• the sale, supply or transfer to or from Iran of graphite, raw or semi-finished metals such as aluminium and steel, coal and software for integrating industrial purposes2; and
  • engaging in, conducting or facilitating a significant transaction for the sale, supply or transfer to Iran of significant goods or services used in connection with the Iranian automotive sector.

On 4 November 2018 further US sanctions will be re-imposed, including those on:

  • engaging in, conducting or facilitating a significant transaction for the purchase, acquisition, sale, transport or marketing of petroleum, petroleum products, petrochemical products or natural gas from Iran;
  • exporting, selling or providing refined petroleum products or petrochemical products to Iran;
  • investment, including participation in joint ventures, and supplying goods, services, information, technology or technical expertise or support for Iran’s oil, gas or petrochemical sectors;
  • assisting, providing goods or services in support of, or knowingly conducting or facilitating a significant financial transaction on behalf of any Iranian person on the US SDN list or any persons whose property is blocked3;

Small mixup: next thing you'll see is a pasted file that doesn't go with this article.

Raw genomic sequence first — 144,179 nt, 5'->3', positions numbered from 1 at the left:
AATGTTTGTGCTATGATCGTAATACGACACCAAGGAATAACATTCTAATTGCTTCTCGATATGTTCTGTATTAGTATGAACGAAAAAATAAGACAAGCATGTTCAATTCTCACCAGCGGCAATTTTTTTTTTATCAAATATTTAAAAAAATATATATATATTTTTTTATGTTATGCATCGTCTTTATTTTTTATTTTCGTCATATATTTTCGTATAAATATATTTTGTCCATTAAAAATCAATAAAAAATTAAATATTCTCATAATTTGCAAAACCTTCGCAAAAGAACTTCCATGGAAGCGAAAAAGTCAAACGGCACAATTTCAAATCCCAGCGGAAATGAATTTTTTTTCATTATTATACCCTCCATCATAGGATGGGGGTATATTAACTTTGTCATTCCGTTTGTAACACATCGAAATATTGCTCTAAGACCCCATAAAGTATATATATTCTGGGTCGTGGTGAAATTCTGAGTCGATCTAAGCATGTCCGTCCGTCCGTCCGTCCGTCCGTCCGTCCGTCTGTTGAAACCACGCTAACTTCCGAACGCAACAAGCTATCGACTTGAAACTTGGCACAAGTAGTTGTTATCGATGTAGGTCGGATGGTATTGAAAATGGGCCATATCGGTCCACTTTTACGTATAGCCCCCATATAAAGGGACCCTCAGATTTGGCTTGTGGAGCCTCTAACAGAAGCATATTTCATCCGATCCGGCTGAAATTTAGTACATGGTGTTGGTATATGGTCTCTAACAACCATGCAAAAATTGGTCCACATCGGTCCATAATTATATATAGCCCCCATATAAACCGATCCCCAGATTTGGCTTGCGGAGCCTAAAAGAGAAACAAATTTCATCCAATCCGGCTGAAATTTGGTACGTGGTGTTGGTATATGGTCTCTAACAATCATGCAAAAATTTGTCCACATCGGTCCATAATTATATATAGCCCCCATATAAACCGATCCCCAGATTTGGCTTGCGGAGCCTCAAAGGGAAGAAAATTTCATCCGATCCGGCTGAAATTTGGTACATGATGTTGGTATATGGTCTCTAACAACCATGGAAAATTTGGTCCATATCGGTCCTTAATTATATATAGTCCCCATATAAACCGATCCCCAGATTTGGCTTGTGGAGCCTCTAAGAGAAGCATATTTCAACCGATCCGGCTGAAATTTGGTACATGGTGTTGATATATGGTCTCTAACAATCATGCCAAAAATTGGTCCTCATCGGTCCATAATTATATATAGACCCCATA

• assisting or providing goods or services in support of the National Iranian Oil Company (NIOC), Naftiran Intertrade Company (NICO), or the Central Bank of Iran;
  • providing significant support to, or other goods or services in support of a person determined4 to be part of the energy, shipping and shipbuilding sectors of Iran or to operate a port in Iran, or to an Iranian person on the US SDN list (OFAC has indicated that routine payments (including port, docking or cargo handling fees) paid for the loading or unloading of non-sanctioned goods at Iranian Ports would not be sanctionable activity, provided no US SDN listed entities are involved and these payments do not materially exceed standard industry rates5);